BACKGROUND OF THE INVENTION
1. Field of the Invention
This invention relates to home aquariums and more particularly to systems for storing and dispensing live fish food.
2. Background Information
Home aquariums are extremely popular and found in many homes throughout the country and world. Typically, a home aquarium consists of a glass or plastic tank having a capacity of between several gallons and several hundred gallons. Fresh or salt water is provided and is cleaned regularly by a filtration system. A water heater, artificial or natural plants and a gravel or sand substrate may also be provided. Within the tank, fish of various sizes may be kept, depending, in part, upon the size and volume of the tank. Small fish are usually fed small-sized granules of dried food or small frozen or live animals, such as blood worms or brine shrimp. However, larger fish (a few inches or more is in length) often thrive on larger-scale food, such as small goldfish, guppies or tuffies. To satisfy a large fish's desire for live “feeder fish,” the aquarium owner is generally faced with two alternatives. He or she can either maintain a separate fish tank (often having its own heat, filtration substrate, etc.) in which a large stock of feeder fish are kept, or can make frequent trips to the store to purchase feeder fish as needed. In the former case, a great deal of additional space, energy and time is consumed in maintaining a feeder fish tank, simply to support the main tank. In the latter case, time and resources are spent to repetitively fetch a small supply of feeder fish.
While it is possible to purchase more feeder fish than will be used in a single feeding, they must be maintained in a relatively clean environment until needed, otherwise the feeder stock will likely die before the next feeding. Hence, a separate tank with adequate filtration is unavoidable unless the numbers of feeder fish retained for future use is quite low and the period of storage is quite short. Hence, a way to maintain a larger supply of feeder fish for a reasonable length of time without the need of a separate tank is highly desirable. A way to deliver the proper number of feeder fish to the tank is also desirable.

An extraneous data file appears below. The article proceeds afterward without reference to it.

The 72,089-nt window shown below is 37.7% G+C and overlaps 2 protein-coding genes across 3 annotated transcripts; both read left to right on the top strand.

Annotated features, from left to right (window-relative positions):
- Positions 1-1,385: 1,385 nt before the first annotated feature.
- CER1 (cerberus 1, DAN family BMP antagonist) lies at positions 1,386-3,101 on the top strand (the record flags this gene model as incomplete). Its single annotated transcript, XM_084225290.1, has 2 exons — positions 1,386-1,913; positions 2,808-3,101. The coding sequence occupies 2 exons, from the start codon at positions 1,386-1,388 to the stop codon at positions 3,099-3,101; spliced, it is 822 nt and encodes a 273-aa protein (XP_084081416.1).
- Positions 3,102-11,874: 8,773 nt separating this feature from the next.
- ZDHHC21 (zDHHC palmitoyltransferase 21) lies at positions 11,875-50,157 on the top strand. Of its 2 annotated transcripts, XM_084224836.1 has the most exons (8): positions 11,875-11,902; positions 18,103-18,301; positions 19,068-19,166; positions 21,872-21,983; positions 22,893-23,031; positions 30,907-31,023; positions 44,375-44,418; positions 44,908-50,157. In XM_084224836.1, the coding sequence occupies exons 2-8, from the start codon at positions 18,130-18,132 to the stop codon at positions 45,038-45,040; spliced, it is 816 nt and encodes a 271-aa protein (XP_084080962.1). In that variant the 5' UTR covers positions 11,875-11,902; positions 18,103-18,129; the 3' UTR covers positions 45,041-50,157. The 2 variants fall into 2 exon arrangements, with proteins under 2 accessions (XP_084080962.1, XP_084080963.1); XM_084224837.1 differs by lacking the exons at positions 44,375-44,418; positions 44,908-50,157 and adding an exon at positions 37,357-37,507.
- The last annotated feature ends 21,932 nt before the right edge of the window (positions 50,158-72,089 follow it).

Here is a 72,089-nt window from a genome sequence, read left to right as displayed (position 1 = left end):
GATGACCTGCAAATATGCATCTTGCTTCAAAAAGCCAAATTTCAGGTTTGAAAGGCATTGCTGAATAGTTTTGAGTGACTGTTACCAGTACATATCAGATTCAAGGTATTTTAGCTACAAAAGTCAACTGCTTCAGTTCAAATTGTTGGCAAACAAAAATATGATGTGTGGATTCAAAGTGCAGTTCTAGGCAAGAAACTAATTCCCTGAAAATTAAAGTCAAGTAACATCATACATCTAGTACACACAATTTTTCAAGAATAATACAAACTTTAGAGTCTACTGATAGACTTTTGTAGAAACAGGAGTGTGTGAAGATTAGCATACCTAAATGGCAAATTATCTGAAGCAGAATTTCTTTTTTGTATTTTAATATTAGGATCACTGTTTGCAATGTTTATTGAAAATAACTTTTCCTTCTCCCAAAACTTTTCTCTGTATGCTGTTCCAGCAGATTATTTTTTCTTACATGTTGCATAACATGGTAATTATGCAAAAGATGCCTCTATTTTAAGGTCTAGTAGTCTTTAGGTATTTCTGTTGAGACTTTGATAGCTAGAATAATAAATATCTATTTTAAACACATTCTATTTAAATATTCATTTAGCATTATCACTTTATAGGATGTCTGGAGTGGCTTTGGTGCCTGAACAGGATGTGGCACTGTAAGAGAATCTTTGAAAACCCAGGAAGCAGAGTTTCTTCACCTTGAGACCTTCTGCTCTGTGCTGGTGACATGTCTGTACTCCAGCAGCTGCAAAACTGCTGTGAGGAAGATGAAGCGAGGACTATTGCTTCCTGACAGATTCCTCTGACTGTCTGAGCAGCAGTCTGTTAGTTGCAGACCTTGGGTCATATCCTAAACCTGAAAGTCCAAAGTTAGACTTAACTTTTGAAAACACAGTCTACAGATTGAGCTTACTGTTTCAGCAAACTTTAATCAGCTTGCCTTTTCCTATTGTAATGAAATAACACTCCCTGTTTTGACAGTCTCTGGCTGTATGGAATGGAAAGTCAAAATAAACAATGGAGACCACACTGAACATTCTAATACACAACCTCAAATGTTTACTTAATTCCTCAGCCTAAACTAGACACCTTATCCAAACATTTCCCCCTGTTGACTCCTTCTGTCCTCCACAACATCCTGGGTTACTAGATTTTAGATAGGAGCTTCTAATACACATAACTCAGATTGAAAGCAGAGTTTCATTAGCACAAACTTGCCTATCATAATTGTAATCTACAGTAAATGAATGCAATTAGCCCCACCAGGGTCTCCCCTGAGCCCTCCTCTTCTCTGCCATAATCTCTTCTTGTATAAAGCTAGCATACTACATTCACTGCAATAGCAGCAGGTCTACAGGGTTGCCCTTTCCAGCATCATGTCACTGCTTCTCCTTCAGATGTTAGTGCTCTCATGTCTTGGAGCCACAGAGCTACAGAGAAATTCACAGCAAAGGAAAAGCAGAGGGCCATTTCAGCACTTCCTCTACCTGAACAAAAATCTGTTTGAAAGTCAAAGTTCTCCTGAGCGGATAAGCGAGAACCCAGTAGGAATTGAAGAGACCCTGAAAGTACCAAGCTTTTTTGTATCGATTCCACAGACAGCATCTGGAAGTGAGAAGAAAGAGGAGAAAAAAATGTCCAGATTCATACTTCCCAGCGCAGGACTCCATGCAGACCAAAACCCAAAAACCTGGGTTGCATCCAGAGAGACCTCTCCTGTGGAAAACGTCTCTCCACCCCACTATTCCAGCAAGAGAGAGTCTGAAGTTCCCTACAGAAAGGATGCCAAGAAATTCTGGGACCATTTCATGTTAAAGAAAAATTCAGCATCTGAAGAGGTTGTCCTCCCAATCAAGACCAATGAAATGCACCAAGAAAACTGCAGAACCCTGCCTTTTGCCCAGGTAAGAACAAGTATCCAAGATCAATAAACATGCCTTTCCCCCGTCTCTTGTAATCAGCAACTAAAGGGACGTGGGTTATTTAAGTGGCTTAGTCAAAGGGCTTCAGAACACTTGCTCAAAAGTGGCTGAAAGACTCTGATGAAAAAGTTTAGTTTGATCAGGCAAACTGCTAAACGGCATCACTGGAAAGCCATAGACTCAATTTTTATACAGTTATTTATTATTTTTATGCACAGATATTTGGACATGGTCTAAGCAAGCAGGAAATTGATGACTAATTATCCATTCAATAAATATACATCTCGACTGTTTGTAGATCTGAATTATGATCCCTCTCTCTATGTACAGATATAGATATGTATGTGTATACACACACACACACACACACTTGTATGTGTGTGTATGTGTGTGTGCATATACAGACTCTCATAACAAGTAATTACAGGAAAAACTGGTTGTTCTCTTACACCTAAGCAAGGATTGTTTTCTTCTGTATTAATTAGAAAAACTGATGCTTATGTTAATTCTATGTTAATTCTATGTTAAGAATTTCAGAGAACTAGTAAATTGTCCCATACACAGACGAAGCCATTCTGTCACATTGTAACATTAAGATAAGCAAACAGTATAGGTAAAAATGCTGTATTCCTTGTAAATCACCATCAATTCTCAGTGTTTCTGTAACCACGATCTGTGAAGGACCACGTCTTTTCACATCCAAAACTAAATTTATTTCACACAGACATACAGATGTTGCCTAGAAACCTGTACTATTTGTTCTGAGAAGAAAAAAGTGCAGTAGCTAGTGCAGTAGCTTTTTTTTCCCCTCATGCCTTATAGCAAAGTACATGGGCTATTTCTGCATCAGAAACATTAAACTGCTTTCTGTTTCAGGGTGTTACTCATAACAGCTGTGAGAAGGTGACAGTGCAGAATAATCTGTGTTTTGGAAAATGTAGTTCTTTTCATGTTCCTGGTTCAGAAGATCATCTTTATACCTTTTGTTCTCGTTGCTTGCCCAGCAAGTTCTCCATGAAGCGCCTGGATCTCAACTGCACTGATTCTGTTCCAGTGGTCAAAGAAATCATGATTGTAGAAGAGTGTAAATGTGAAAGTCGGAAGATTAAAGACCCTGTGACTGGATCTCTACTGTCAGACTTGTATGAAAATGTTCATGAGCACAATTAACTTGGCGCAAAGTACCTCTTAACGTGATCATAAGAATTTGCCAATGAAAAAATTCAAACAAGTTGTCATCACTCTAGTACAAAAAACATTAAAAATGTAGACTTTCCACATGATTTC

SUMMARY OF THE INVENTION
This invention overcomes the disadvantages of the prior art by providing an in-tank dispenser for feeder fish and other aquatic live food that provides a separate enclosure residing within the larger main tank in a manner that allows the main tank's conditioned and heated water to flow through the enclosure. Feeder fish reside within the enclosure, allowing them the benefit of the main tank's filtered and conditioned water while separating them from the larger fish of the main tank until feeding time. At feeding time, a manually or automatically operated door is opened, allowing the feeder fish to access a funnel shaped outlet that is large enough for the feeder fish to pass therethrough, but small enough to restrict return of the feeder fish once they exit and to also prevent larger fish from entering the enclosure.
In one embodiment, the door can be perforated, and can be flapped opened and closed to help urge feeder fish into the area of the funnel. The enclosure can, likewise, be perforated to allow passage of water therethrough. The bottom can be adapted to allow a gravel or similar substrate if desired to catch wastes and weigh-down the enclosure. An integrally molded or applied hook is attached along one side of the enclosure to allow it to depend from a top rim of the main tank. When so mounted, the upper rim of the enclosure is above the waterline so that fish cannot enter into or escape from the enclosure through the top. The top can be open or can be covered as appropriate.
In one embodiment, the door is actuated by a pivoting lever arm that extends upwardly above the rim of the main tank. The dispenser can include a door holding or locking mechanism that retains the door in a closed or opened position as needed. The locking mechanism can consist of magnets on the door and surrounding structures or door handle detents or bends that selectively lock the door. In an alternate embodiment, the door can be actuated by a motorized actuator that is connected to a power source and a switch and/or timer. A controller is provided to respond to commands of the switch or timer so as to open or close the door based upon either a user's command or automatically at a preset time using a timer-based signal. A sensor can be provided at the funnel to determine if and when a feeder fish passes out of the enclosure and into the tank. The number of feeder fish can be counted based upon the sensor and the door can be directed by the controller to close after a programmed number of feeder fish have passed into the main tank.
BRIEF DESCRIPTION OF THE DRAWINGS
The invention description below refers to the accompanying drawings, of which:
FIG. 1 is a perspective view of a typical home aquarium including a main tank and a manually operated in-tank feeder fish dispenser according to an embodiment of this invention;
FIG. 2 is a more-detailed perspective view of the in-tank feeder fish dispenser of FIG. 1;
FIG. 3 is a perspective view of a typical home aquarium including a main tank and an automatically operated in-tank feeder fish dispenser according to an alternate embodiment of this invention; and